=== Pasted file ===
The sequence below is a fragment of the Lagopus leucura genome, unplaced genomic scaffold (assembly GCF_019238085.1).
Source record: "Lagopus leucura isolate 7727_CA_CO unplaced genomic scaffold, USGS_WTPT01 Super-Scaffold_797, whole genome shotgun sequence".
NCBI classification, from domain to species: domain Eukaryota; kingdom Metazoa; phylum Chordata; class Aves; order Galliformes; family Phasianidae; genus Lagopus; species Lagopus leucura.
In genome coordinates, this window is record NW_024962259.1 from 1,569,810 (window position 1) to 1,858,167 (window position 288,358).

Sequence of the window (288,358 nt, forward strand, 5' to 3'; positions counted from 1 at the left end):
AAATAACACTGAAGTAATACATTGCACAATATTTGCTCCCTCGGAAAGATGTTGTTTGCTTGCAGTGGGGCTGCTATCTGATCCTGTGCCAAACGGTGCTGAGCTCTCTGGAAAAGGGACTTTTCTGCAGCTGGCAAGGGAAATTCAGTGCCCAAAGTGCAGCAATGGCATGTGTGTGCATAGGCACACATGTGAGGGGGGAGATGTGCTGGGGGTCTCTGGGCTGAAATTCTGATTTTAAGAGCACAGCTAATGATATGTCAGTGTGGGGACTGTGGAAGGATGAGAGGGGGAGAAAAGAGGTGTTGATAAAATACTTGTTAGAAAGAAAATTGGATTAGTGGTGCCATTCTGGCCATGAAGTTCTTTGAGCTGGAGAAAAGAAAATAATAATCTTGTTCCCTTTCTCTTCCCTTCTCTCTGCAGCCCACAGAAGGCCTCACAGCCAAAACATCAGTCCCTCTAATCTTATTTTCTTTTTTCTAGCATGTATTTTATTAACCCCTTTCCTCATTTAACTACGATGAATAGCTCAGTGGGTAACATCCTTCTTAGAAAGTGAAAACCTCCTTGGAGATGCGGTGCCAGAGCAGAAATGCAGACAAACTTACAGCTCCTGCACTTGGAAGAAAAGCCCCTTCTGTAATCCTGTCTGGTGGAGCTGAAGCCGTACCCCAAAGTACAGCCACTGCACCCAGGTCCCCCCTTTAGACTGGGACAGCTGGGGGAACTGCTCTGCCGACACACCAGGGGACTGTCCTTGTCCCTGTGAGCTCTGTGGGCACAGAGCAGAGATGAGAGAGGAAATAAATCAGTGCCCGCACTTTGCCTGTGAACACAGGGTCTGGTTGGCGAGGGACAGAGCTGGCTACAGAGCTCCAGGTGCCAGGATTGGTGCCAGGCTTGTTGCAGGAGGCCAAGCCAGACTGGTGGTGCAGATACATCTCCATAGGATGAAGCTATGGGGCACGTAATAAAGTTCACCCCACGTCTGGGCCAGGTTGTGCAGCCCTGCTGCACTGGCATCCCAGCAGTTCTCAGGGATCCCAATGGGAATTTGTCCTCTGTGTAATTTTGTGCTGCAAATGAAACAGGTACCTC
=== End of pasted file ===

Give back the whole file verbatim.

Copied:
The sequence below is a fragment of the Lagopus leucura genome, unplaced genomic scaffold (assembly GCF_019238085.1).
Source record: "Lagopus leucura isolate 7727_CA_CO unplaced genomic scaffold, USGS_WTPT01 Super-Scaffold_797, whole genome shotgun sequence".
NCBI classification, from domain to species: domain Eukaryota; kingdom Metazoa; phylum Chordata; class Aves; order Galliformes; family Phasianidae; genus Lagopus; species Lagopus leucura.
In genome coordinates, this window is record NW_024962259.1 from 1,569,810 (window position 1) to 1,858,167 (window position 288,358).

Sequence of the window (288,358 nt, forward strand, 5' to 3'; positions counted from 1 at the left end):
AAATAACACTGAAGTAATACATTGCACAATATTTGCTCCCTCGGAAAGATGTTGTTTGCTTGCAGTGGGGCTGCTATCTGATCCTGTGCCAAACGGTGCTGAGCTCTCTGGAAAAGGGACTTTTCTGCAGCTGGCAAGGGAAATTCAGTGCCCAAAGTGCAGCAATGGCATGTGTGTGCATAGGCACACATGTGAGGGGGGAGATGTGCTGGGGGTCTCTGGGCTGAAATTCTGATTTTAAGAGCACAGCTAATGATATGTCAGTGTGGGGACTGTGGAAGGATGAGAGGGGGAGAAAAGAGGTGTTGATAAAATACTTGTTAGAAAGAAAATTGGATTAGTGGTGCCATTCTGGCCATGAAGTTCTTTGAGCTGGAGAAAAGAAAATAATAATCTTGTTCCCTTTCTCTTCCCTTCTCTCTGCAGCCCACAGAAGGCCTCACAGCCAAAACATCAGTCCCTCTAATCTTATTTTCTTTTTTCTAGCATGTATTTTATTAACCCCTTTCCTCATTTAACTACGATGAATAGCTCAGTGGGTAACATCCTTCTTAGAAAGTGAAAACCTCCTTGGAGATGCGGTGCCAGAGCAGAAATGCAGACAAACTTACAGCTCCTGCACTTGGAAGAAAAGCCCCTTCTGTAATCCTGTCTGGTGGAGCTGAAGCCGTACCCCAAAGTACAGCCACTGCACCCAGGTCCCCCCTTTAGACTGGGACAGCTGGGGGAACTGCTCTGCCGACACACCAGGGGACTGTCCTTGTCCCTGTGAGCTCTGTGGGCACAGAGCAGAGATGAGAGAGGAAATAAATCAGTGCCCGCACTTTGCCTGTGAACACAGGGTCTGGTTGGCGAGGGACAGAGCTGGCTACAGAGCTCCAGGTGCCAGGATTGGTGCCAGGCTTGTTGCAGGAGGCCAAGCCAGACTGGTGGTGCAGATACATCTCCATAGGATGAAGCTATGGGGCACGTAATAAAGTTCACCCCACGTCTGGGCCAGGTTGTGCAGCCCTGCTGCACTGGCATCCCAGCAGTTCTCAGGGATCCCAATGGGAATTTGTCCTCTGTGTAATTTTGTGCTGCAAATGAAACAGGTACCTC